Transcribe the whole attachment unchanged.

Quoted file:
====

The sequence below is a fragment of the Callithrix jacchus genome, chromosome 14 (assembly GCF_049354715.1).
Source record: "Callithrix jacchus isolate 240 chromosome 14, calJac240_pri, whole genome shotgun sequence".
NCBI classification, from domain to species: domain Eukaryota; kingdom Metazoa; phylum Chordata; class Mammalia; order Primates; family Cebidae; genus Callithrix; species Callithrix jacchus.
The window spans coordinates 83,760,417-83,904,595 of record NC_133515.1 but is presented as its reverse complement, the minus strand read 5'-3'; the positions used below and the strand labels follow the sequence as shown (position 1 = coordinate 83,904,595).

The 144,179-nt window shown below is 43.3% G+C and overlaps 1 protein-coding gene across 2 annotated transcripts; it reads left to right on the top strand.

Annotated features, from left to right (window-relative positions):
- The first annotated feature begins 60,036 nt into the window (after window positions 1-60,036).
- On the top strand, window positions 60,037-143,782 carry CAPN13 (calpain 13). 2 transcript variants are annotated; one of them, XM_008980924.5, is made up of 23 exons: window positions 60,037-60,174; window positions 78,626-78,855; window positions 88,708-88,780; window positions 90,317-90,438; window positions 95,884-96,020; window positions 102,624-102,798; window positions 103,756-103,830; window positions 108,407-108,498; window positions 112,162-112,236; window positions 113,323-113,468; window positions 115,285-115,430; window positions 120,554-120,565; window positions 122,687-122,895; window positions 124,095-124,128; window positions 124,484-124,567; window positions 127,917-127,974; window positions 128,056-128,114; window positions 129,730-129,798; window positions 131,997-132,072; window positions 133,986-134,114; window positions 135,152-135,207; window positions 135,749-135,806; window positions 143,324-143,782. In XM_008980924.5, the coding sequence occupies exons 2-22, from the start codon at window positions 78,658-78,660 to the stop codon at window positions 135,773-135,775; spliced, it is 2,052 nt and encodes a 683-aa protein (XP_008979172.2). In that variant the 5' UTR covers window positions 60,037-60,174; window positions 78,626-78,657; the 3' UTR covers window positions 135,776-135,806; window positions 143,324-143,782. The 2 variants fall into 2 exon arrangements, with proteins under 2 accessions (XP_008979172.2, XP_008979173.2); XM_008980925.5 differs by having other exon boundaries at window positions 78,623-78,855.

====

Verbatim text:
The sequence below is a fragment of the Callithrix jacchus genome, chromosome 14 (assembly GCF_049354715.1).
Source record: "Callithrix jacchus isolate 240 chromosome 14, calJac240_pri, whole genome shotgun sequence".
NCBI classification, from domain to species: domain Eukaryota; kingdom Metazoa; phylum Chordata; class Mammalia; order Primates; family Cebidae; genus Callithrix; species Callithrix jacchus.
The window spans coordinates 83,760,417-83,904,595 of record NC_133515.1 but is presented as its reverse complement, the minus strand read 5'-3'; the positions used below and the strand labels follow the sequence as shown (position 1 = coordinate 83,904,595).

The 144,179-nt window shown below is 43.3% G+C and overlaps 1 protein-coding gene across 2 annotated transcripts; it reads left to right on the top strand.

Annotated features, from left to right (window-relative positions):
- The first annotated feature begins 60,036 nt into the window (after window positions 1-60,036).
- On the top strand, window positions 60,037-143,782 carry CAPN13 (calpain 13). 2 transcript variants are annotated; one of them, XM_008980924.5, is made up of 23 exons: window positions 60,037-60,174; window positions 78,626-78,855; window positions 88,708-88,780; window positions 90,317-90,438; window positions 95,884-96,020; window positions 102,624-102,798; window positions 103,756-103,830; window positions 108,407-108,498; window positions 112,162-112,236; window positions 113,323-113,468; window positions 115,285-115,430; window positions 120,554-120,565; window positions 122,687-122,895; window positions 124,095-124,128; window positions 124,484-124,567; window positions 127,917-127,974; window positions 128,056-128,114; window positions 129,730-129,798; window positions 131,997-132,072; window positions 133,986-134,114; window positions 135,152-135,207; window positions 135,749-135,806; window positions 143,324-143,782. In XM_008980924.5, the coding sequence occupies exons 2-22, from the start codon at window positions 78,658-78,660 to the stop codon at window positions 135,773-135,775; spliced, it is 2,052 nt and encodes a 683-aa protein (XP_008979172.2). In that variant the 5' UTR covers window positions 60,037-60,174; window positions 78,626-78,657; the 3' UTR covers window positions 135,776-135,806; window positions 143,324-143,782. The 2 variants fall into 2 exon arrangements, with proteins under 2 accessions (XP_008979172.2, XP_008979173.2); XM_008980925.5 differs by having other exon boundaries at window positions 78,623-78,855.